##                                  
## 1         1  H2O AUTOML - STACKEDENSEMBLE

Calibrate & Testing Set Forecast & Accuracy Evaluation

Next, we calibrate to the testing set and visualize the forecasts:

modeltime_tbl %>%
  modeltime_calibrate(test_tbl) %>%
    modeltime_forecast(
        new_data    = test_tbl,
        actual_data = data_tbl,
        keep_data   = TRUE
    ) %>%
    group_by(id) %>%
    plot_modeltime_forecast(
        .facet_ncol = 2, 
        .interactive = FALSE
    )
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plot of chunk unnamed-chunk-9

Refit to Full Dataset & Forecast Forward

Before using refit on our dataset, let’s prepare our data. We create data_prepared_tbl which represents the complete dataset (the union of train and test) with the variables created with the recipe named recipe_spec. Subsequently, we create the dataset future_prepared_tbl that represents the dataset with the future data to one year and the required variables.

data_prepared_tbl <- bind_rows(train_tbl, test_tbl)

future_tbl <- data_prepared_tbl %>%
    group_by(id) %>%
    future_frame(.length_out = "1 year") %>%
    ungroup()

future_prepared_tbl <- bake(prep(recipe_spec), future_tbl)

Finally, we use modeltime_refit() to re-train our model on the entire dataset. This is a best-practice for improving forecast results.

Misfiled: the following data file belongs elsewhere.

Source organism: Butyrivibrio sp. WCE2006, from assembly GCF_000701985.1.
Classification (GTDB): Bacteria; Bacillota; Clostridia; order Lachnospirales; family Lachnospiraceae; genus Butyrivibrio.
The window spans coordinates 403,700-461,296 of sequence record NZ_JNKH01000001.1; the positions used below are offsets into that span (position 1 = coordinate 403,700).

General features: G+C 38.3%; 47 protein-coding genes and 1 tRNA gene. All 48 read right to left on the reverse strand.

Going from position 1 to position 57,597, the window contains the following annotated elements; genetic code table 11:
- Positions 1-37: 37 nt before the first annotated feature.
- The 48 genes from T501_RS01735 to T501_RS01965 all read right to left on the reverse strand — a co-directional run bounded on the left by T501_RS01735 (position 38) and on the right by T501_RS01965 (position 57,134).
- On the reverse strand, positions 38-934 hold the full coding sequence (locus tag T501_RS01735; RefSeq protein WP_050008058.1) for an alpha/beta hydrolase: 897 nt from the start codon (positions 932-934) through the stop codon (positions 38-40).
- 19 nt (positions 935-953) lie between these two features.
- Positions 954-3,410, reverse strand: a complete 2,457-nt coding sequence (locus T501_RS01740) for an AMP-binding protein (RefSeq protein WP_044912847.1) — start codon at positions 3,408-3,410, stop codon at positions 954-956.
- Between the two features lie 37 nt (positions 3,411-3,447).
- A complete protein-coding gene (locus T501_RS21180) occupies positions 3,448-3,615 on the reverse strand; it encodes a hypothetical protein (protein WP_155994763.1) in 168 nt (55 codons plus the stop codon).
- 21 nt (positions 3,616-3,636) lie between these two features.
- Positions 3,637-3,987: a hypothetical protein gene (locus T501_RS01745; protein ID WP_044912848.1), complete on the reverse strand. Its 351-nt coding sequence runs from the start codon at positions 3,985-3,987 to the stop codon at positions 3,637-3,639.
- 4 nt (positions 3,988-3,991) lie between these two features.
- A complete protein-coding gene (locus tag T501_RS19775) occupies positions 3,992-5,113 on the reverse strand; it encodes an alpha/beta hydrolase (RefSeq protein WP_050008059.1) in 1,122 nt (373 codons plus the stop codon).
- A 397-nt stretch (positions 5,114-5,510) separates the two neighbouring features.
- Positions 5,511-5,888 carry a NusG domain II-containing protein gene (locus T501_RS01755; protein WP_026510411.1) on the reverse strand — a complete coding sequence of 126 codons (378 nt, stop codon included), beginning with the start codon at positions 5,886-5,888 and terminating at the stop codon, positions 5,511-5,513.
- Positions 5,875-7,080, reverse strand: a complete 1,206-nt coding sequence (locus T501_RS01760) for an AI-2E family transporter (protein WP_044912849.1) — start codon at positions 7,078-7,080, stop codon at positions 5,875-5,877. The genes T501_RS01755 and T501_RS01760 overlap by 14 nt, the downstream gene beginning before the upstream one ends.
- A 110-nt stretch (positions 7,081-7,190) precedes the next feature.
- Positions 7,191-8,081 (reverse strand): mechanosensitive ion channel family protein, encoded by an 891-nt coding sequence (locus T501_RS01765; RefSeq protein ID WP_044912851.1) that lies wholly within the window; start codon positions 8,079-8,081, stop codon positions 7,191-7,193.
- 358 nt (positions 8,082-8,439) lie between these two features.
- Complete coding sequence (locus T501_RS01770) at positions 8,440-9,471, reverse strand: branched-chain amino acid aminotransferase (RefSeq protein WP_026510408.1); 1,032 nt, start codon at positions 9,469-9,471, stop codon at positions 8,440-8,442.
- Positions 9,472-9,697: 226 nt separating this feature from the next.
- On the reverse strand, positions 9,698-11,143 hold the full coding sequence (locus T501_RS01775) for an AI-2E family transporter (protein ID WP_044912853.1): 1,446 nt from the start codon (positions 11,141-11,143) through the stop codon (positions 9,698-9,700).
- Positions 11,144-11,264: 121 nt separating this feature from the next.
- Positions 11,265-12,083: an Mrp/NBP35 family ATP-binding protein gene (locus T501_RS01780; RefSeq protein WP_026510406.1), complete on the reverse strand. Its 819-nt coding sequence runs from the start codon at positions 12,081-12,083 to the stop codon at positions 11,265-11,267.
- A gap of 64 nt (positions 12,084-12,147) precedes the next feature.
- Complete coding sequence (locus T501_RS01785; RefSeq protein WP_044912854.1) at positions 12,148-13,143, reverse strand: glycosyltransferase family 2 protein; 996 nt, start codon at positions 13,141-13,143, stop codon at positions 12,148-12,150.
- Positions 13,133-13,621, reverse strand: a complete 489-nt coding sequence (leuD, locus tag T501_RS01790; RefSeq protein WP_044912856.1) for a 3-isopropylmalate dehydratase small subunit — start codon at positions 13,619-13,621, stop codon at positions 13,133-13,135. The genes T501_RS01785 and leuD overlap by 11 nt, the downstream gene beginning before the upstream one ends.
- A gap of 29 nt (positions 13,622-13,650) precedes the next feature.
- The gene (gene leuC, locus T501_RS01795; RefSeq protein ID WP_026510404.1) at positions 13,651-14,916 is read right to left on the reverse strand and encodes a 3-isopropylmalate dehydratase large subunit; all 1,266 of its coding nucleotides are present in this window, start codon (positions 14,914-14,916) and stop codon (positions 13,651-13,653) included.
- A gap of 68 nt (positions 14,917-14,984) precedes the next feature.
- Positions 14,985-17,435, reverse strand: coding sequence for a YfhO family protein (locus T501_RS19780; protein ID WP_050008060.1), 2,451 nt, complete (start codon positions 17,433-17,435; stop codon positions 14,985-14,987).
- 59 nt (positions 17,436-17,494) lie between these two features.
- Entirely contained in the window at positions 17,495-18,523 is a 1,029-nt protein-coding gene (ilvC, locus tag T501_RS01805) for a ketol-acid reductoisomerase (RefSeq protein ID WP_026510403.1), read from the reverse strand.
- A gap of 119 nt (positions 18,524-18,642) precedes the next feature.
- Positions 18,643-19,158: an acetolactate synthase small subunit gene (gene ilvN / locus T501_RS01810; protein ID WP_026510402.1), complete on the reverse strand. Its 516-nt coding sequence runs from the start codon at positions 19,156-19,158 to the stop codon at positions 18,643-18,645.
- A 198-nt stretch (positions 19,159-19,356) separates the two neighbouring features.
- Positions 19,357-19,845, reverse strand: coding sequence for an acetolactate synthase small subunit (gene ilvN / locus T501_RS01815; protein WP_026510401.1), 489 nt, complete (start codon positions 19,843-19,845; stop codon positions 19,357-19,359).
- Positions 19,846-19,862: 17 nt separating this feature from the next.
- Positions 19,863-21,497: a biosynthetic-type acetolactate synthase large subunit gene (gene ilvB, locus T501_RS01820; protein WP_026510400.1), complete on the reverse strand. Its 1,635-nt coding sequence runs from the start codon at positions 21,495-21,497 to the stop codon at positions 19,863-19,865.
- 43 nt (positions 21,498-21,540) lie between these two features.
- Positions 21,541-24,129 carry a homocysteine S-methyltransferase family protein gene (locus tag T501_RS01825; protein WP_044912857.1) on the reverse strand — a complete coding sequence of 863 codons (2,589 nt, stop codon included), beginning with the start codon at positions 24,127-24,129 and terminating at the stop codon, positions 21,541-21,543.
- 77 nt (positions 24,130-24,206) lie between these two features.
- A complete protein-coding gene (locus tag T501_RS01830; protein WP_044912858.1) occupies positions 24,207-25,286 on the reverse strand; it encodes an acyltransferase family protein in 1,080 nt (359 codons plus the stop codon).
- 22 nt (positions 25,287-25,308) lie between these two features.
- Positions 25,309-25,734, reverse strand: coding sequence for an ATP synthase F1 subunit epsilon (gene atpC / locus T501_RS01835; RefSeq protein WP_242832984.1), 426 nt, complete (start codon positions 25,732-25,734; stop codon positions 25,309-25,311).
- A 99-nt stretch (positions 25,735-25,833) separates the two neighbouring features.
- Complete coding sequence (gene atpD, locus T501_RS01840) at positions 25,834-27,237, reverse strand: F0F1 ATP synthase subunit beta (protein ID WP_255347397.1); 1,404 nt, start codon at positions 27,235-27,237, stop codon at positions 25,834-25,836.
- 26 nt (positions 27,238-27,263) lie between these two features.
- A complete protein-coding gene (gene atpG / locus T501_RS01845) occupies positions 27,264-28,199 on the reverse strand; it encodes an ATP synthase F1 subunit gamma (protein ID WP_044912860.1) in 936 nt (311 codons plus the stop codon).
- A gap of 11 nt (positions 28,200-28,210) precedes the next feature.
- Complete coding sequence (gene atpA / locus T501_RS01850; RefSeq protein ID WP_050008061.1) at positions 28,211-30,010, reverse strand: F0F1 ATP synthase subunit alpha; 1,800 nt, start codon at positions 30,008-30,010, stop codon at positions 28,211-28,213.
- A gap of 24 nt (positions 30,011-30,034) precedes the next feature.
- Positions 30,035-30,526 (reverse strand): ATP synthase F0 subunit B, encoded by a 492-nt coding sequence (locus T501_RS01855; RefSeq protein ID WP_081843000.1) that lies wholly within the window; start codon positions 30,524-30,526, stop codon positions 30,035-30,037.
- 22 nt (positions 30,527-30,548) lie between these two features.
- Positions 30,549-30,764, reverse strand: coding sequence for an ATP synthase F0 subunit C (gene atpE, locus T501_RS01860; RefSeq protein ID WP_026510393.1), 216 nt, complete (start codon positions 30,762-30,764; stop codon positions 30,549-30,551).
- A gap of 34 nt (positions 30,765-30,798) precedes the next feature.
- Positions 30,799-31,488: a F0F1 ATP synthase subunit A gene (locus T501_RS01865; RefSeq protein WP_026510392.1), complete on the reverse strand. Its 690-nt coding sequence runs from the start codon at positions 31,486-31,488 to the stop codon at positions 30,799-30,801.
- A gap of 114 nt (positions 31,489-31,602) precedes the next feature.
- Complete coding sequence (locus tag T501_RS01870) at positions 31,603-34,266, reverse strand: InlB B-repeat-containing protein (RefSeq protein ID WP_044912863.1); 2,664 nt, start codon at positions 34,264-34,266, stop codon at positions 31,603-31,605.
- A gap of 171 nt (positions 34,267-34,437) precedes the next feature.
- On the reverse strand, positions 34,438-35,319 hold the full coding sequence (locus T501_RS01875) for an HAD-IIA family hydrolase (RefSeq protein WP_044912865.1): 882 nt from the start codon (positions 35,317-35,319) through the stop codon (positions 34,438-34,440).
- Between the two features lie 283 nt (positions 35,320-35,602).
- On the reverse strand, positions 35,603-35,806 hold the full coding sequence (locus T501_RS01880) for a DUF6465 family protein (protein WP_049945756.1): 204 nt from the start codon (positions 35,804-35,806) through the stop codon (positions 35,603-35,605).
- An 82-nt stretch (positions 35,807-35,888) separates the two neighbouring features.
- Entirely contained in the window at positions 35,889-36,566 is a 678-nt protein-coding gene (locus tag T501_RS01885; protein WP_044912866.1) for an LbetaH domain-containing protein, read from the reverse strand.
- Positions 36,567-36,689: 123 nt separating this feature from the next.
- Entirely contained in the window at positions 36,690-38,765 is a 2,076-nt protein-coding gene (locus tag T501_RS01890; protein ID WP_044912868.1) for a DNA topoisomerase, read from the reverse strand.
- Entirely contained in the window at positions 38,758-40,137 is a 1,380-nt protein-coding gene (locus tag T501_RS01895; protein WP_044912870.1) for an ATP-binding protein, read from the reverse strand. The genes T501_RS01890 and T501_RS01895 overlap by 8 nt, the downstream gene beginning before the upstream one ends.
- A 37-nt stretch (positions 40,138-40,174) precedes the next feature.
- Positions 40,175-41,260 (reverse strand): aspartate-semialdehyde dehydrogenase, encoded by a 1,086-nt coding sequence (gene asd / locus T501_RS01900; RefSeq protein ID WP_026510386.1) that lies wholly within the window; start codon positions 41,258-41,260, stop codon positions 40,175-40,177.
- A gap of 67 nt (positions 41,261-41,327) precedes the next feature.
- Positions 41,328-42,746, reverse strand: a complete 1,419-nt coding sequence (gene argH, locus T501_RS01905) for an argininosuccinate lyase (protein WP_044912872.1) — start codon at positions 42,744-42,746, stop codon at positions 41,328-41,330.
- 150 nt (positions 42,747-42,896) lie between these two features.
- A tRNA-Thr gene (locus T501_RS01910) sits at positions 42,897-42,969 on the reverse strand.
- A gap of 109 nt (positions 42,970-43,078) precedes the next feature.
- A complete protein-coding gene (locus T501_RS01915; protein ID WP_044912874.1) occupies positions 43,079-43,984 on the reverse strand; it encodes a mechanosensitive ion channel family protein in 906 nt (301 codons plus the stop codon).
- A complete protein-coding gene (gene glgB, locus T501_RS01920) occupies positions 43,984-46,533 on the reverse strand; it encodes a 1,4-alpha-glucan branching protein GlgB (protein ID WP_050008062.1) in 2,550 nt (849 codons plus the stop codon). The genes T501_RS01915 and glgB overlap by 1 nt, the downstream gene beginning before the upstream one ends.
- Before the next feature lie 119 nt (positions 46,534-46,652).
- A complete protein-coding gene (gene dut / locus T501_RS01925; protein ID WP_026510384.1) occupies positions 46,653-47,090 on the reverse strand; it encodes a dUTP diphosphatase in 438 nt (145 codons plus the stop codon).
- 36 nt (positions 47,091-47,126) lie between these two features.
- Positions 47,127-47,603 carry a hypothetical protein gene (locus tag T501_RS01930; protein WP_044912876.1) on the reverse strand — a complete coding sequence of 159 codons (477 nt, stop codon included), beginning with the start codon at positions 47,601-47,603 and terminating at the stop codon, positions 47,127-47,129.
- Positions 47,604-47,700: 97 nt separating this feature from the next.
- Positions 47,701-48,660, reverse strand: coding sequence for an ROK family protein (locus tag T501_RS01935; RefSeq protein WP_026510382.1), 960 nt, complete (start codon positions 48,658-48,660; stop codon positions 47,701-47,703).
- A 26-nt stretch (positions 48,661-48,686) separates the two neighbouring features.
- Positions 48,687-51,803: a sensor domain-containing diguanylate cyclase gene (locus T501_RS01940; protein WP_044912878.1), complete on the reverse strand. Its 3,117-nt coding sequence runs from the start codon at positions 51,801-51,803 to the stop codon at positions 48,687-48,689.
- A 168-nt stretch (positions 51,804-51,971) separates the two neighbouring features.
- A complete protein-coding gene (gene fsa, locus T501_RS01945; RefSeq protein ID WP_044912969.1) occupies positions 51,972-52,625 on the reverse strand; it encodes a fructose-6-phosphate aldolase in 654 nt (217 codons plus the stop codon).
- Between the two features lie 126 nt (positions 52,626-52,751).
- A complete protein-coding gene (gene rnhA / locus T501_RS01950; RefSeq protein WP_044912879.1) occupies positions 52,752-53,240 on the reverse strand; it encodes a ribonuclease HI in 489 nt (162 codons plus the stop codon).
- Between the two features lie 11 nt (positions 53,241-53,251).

refit_tbl <- modeltime_tbl %>%
    modeltime_refit(data_prepared_tbl)
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## 
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##                                           model_id mean_residual_deviance
## 1 StackedEnsemble_AllModels_AutoML_20210314_202938               34093669
## 2                 XGBoost_3_AutoML_20210314_202938               37000407
## 3                 XGBoost_2_AutoML_20210314_202938               37884414
## 4                 XGBoost_1_AutoML_20210314_202938               39079782
##       rmse      mse      mae     rmsle
## 1 5838.978 34093669 3565.292 0.1407856
## 2 6082.796 37000407 3695.199 0.1446849
## 3 6155.032 37884414 3928.093 0.1623624
## 4 6251.382 39079782 4207.449 0.1819081
## 
## [4 rows x 6 columns]

Let’s visualize the final forecast

We can quickly visualize the final forecast with modeltime_forecast() and it’s plotting utility function, plot_modeltime_forecast().

refit_tbl %>%
    modeltime_forecast(
        new_data    = future_prepared_tbl,
        actual_data = data_prepared_tbl,
        keep_data   = TRUE
    ) %>%
    group_by(id) %>%
    plot_modeltime_forecast(
        .facet_ncol  = 2,
        .interactive = FALSE
    )
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plot of chunk unnamed-chunk-11

We can likely do better than this if we train longer but really good for a quick example!

Saving and Loading Models

H2O models will need to “serialized” (a fancy word for saved to a directory that contains the recipe for recreating the models). To save the models, use save_h2o_model().